TSX falls to 2-1/2-week low as banks drag

Mon Feb 4, 2013 4:39pm EST
 

By Claire Sibonney

TORONTO (Reuters) - Canadian shares slumped to their lowest level in 2-1/2 weeks on Monday, led by financial stocks, after political uncertainty in Spain and Italy reminded investors that there were still many risks ahead for the euro zone.

Rising Spanish and Italian bond yields renewed worries about the euro zone crisis after Spain's prime minister faced calls to resign over a corruption scandal, while a probe of alleged misconduct involving an Italian bank was expected to widen three weeks before a national election. <MKTS/GLOB>

Banks were the biggest drag on Canada's main stock index. Toronto-Dominion Bank (TD.TO: Quote) slipped 0.7 percent to C$82.96 and Royal Bank of Canada (RY.TO: Quote) was down 0.5 percent to C$62.21.

"It seems like the EU issues have come to the forefront after a long time, or certainly for the first time this year. That's impacting the bank stocks," said Elvis Picardo, strategist and vice president of research at Global Securities in Vancouver.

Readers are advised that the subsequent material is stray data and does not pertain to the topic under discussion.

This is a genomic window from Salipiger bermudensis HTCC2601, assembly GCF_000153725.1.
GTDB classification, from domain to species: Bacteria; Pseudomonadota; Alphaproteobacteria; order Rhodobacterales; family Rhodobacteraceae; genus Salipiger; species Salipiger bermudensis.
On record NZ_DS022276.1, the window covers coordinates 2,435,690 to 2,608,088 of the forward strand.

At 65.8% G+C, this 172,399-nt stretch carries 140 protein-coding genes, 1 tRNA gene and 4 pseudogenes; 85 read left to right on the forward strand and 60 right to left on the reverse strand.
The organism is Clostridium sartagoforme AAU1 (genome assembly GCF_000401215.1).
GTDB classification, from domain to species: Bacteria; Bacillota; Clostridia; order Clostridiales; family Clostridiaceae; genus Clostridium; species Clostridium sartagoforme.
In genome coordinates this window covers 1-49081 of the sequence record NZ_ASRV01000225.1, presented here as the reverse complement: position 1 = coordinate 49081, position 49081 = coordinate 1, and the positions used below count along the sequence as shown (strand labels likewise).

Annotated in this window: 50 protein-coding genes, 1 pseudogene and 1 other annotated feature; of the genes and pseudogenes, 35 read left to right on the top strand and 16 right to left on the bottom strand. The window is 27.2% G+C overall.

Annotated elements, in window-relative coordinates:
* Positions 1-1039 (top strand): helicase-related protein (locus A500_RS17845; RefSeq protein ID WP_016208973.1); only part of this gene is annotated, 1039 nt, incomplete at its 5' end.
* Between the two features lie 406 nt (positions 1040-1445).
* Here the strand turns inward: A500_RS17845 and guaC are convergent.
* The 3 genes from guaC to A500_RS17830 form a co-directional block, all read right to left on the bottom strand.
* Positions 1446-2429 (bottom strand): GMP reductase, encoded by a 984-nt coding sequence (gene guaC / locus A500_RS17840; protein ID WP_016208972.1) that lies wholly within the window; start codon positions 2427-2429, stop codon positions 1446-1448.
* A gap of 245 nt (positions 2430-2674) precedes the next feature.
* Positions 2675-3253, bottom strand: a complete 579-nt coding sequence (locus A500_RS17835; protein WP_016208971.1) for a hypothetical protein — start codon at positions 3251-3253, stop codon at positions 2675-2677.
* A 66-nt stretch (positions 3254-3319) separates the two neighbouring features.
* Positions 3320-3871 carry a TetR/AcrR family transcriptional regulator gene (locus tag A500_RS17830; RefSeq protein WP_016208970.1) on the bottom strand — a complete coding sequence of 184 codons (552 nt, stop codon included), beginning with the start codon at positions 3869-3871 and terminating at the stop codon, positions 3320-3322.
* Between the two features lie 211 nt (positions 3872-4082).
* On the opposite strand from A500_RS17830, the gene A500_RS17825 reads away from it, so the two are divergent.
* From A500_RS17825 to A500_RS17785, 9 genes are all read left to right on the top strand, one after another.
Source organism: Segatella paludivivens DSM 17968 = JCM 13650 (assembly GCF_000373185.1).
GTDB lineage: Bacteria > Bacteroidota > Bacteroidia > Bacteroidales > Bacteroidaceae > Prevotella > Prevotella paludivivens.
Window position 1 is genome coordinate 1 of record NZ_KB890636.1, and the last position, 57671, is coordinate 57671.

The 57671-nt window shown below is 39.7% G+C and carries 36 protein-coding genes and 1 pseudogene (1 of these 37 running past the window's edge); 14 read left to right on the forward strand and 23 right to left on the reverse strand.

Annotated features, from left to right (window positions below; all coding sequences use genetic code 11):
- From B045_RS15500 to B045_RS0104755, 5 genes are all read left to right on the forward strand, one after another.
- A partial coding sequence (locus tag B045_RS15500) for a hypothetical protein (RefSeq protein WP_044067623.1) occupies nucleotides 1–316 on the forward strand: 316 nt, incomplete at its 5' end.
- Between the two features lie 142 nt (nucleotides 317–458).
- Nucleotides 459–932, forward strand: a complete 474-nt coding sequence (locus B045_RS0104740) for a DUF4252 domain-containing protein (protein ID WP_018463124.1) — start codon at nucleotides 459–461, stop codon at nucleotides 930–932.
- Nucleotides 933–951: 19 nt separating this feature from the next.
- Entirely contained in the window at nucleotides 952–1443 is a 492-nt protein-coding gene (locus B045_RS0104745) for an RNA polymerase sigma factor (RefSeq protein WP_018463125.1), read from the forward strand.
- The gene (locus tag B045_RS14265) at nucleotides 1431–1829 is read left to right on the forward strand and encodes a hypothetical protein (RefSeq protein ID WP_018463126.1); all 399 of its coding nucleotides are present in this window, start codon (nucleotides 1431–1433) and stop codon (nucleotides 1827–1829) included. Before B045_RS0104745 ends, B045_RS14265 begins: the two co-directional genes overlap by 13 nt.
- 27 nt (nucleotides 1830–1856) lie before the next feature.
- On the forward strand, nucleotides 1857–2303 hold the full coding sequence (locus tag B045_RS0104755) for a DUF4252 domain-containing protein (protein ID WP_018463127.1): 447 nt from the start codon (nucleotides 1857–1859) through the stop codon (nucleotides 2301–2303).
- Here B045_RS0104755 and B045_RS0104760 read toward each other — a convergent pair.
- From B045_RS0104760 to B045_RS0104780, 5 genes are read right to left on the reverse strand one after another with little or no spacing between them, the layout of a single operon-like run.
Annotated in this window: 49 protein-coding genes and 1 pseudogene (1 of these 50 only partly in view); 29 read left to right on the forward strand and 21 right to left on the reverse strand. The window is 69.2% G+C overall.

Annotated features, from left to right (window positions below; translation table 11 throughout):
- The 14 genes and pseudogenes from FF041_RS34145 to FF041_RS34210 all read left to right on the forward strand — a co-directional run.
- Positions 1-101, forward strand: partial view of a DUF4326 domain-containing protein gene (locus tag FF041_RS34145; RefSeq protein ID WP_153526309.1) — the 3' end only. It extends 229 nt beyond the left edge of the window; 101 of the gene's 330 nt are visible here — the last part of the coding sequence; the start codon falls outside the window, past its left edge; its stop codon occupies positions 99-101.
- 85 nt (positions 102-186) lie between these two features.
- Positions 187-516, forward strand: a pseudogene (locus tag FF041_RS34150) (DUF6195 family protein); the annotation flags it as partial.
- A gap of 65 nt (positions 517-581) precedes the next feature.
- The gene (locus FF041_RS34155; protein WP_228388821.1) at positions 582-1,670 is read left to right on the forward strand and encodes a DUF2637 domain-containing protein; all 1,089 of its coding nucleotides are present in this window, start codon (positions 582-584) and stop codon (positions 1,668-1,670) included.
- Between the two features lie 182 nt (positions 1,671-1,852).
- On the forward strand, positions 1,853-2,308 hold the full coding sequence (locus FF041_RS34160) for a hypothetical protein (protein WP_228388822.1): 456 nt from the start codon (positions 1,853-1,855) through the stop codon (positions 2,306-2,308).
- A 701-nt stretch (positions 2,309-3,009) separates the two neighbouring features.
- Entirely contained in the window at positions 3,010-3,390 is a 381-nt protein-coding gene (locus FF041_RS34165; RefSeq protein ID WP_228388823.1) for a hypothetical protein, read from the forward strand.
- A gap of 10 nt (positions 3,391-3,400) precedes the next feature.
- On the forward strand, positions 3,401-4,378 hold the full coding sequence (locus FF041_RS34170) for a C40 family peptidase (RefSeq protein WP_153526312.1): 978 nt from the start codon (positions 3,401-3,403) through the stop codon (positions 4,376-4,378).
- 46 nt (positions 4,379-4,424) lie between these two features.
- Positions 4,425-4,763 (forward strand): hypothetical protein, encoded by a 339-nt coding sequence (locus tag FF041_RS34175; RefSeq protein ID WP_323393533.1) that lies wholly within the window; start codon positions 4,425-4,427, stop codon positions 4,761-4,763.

Market players also noted that the financial sector was up more than 10 percent since November, prompting some investors to take profits in a seasonally weak month for bank shares ahead of quarterly earnings reports due later in February.

"From a global perspective and from a North American perspective ... all markets right now are overbought. It's time for a short-term pullback," said Keith Richards, portfolio manager and technical analyst at ValueTrend Wealth Management.

Richards added that the country's big banks were encountering significant technical resistance after a recent rally that took the index of Toronto's financial services stocks .SPTTFS to its highest level since April, 2011.

The Toronto Stock Exchange's S&P/TSX composite index .GSPTSE ended down 51.21 points, or 0.4 percent, at 12,717.62. The index hit an intraday low of 12,668.81, its softest level since January 17.   Continued...

 
A Toronto Stock Exchange (TSX) logo is seen in Toronto November 9, 2007. REUTERS/Mark Blinch